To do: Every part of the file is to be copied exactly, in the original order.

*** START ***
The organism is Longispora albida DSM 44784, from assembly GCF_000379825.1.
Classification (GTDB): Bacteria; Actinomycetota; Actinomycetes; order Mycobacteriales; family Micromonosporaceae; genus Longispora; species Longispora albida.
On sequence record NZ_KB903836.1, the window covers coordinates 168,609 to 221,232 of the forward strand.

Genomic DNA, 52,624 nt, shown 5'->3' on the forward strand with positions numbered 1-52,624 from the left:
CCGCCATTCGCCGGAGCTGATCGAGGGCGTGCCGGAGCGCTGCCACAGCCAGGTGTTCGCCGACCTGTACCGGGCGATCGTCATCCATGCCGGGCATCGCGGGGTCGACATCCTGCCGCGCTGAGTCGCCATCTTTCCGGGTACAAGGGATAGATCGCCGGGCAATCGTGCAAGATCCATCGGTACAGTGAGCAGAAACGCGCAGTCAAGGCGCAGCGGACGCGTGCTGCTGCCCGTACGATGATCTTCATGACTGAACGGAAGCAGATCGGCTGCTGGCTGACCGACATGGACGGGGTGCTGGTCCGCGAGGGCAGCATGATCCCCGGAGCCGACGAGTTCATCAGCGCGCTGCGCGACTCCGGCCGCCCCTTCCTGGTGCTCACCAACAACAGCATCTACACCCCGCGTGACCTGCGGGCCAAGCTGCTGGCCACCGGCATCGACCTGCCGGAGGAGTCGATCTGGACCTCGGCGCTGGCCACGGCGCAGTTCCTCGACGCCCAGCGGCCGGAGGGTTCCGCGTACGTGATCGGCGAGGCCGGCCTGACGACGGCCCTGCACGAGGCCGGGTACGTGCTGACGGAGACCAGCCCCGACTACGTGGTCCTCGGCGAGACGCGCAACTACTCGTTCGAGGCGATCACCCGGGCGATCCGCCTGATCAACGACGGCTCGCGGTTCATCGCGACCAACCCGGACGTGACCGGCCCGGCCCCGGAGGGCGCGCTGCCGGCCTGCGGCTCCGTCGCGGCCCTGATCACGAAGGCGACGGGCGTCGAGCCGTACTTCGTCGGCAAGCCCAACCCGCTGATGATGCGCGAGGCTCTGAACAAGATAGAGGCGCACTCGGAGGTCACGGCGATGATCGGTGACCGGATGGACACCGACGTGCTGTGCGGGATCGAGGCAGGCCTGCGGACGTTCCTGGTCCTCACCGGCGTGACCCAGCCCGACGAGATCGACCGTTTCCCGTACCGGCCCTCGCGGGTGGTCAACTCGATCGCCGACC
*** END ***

The organism is Longispora albida DSM 44784, from assembly GCF_000379825.1.
Classification (GTDB): Bacteria; Actinomycetota; Actinomycetes; order Mycobacteriales; family Micromonosporaceae; genus Longispora; species Longispora albida.
On sequence record NZ_KB903836.1, the window covers coordinates 168,609 to 221,232 of the forward strand.

Genomic DNA, 52,624 nt, shown 5'->3' on the forward strand with positions numbered 1-52,624 from the left:
CCGCCATTCGCCGGAGCTGATCGAGGGCGTGCCGGAGCGCTGCCACAGCCAGGTGTTCGCCGACCTGTACCGGGCGATCGTCATCCATGCCGGGCATCGCGGGGTCGACATCCTGCCGCGCTGAGTCGCCATCTTTCCGGGTACAAGGGATAGATCGCCGGGCAATCGTGCAAGATCCATCGGTACAGTGAGCAGAAACGCGCAGTCAAGGCGCAGCGGACGCGTGCTGCTGCCCGTACGATGATCTTCATGACTGAACGGAAGCAGATCGGCTGCTGGCTGACCGACATGGACGGGGTGCTGGTCCGCGAGGGCAGCATGATCCCCGGAGCCGACGAGTTCATCAGCGCGCTGCGCGACTCCGGCCGCCCCTTCCTGGTGCTCACCAACAACAGCATCTACACCCCGCGTGACCTGCGGGCCAAGCTGCTGGCCACCGGCATCGACCTGCCGGAGGAGTCGATCTGGACCTCGGCGCTGGCCACGGCGCAGTTCCTCGACGCCCAGCGGCCGGAGGGTTCCGCGTACGTGATCGGCGAGGCCGGCCTGACGACGGCCCTGCACGAGGCCGGGTACGTGCTGACGGAGACCAGCCCCGACTACGTGGTCCTCGGCGAGACGCGCAACTACTCGTTCGAGGCGATCACCCGGGCGATCCGCCTGATCAACGACGGCTCGCGGTTCATCGCGACCAACCCGGACGTGACCGGCCCGGCCCCGGAGGGCGCGCTGCCGGCCTGCGGCTCCGTCGCGGCCCTGATCACGAAGGCGACGGGCGTCGAGCCGTACTTCGTCGGCAAGCCCAACCCGCTGATGATGCGCGAGGCTCTGAACAAGATAGAGGCGCACTCGGAGGTCACGGCGATGATCGGTGACCGGATGGACACCGACGTGCTGTGCGGGATCGAGGCAGGCCTGCGGACGTTCCTGGTCCTCACCGGCGTGACCCAGCCCGACGAGATCGACCGTTTCCCGTACCGGCCCTCGCGGGTGGTCAACTCGATCGCCGACC